Yet Hou isn’t a sorcerer; he’s a director with a specific point of view. To create his effortless atmospheres, a great deal of effort is required, with collaborators, healthy financing, and lots and lots of patient, painful work. A complicated harmony of director, photographer, actors, producers and designers. Judging by interviews, he spends as much or more time in prep and research as he does pondering meaning or feel. And isn’t this always the way in film production? Even the airiest of products requires heavy machinery.
What I saw of Hou’s films in Argentina complicated many of the ideas I had about cinema. The films generally have “stories” only insofar as every day or year is a story. Time unfolds in a way that feels like so-called “real time,” but our attention isn’t drawn to time itself. Tension, as such, is complicated, misdirected, or avoided entirely. His set designs, most of them period, are meticulous and often startlingly beautiful, but because the narratives are so often oblique and unrushed, and because his staging is so wide and relaxed, every period feels stolen into the present. Customs, wardrobes, a pattern of wallpaper, a rolled cigarette — they’ve all been so thoroughly considered by Hou and his team — and subsequently “digested” by the actors, who wear the clothes and hold the cigarettes like they’ve been doing it for years — that what is happening on screen tends to feel like it’s happening for the first time. That the past is being simultaneously called upon and created anew. What is happening off camera rarely comes into question — the world we’re in surely must continue. The films felt intriguingly unfinished — they kept me company as my mind wandered during those last weeks in Buenos Aires.
Before seeing Hou’s work, I didn’t know a film could work this way. I didn’t know that so much control could be given over to time, and that the past itself, as opposed to how A gets to become B, could be our sole consideration.
His newest film is called The Assassin. In it, Hou reacts to, and luxuriates in, the constraints of wuxia, an ancient literary genre involving rogue killers and corrupt court officials and martial arts. The genre is familiar to, and loved by, literally billions of people. The way Hou deals with the core narrative — Nie Yinniang (Shu Qi), our titular protagonist, returns with mysterious motivations to her family after years away, having been trained by a nun to kill corrupt politicians — is fascinatingly counterintuitive. One gets a sense of the finite ways in which the quiet of an imperial court in 9th-century Tang Dynasty might be broken — by the steady beat of a drum, by muffled tears or laughter, by the cut of a short, lethal dagger — and relatively little sense of how characters relate, what is at stake, and how time passes. The film is, quite intentionally, punched through with gaping, sorrowful holes. Heavy on diffusion and light on establishing shots.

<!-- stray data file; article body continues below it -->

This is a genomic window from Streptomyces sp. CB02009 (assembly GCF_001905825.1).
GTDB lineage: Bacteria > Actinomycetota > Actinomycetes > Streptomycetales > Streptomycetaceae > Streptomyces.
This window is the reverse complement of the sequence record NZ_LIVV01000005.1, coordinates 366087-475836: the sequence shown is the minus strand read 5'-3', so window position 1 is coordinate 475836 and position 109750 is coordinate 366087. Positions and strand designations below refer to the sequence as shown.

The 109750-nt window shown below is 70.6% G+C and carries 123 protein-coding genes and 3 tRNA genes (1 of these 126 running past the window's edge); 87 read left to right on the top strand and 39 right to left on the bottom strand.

Fights in The Assassin spring up suddenly and end without release, and often with little to no sense of a victor. The rhythm and frequency of the fights throughout the film — how and when they occur — is of as much interest as the fight choreography itself. At one point, we dive into the middle of a fight merely off of a passerby’s look: a radical bit of inverted film grammar, in which a character’s implied point-of-view is leaped over so we may feel (This is my guess.) the violence with a greater sense of shock and awe. Then, once we’ve witnessed up close who (Yinniang) is fighting whom (lots and lots of armed guards), Hou cuts back to the passerby’s proper POV: a very wide shot of the conflict, through trees. From this vantage point, it’s a slippery, gorgeous chaos. We’ve gone from fixed to abstracted in a matter of seconds. Conflict amidst the trees; the trees amidst the conflict.
Only Hou would stage and shoot a fight like this. Only Hou would dare.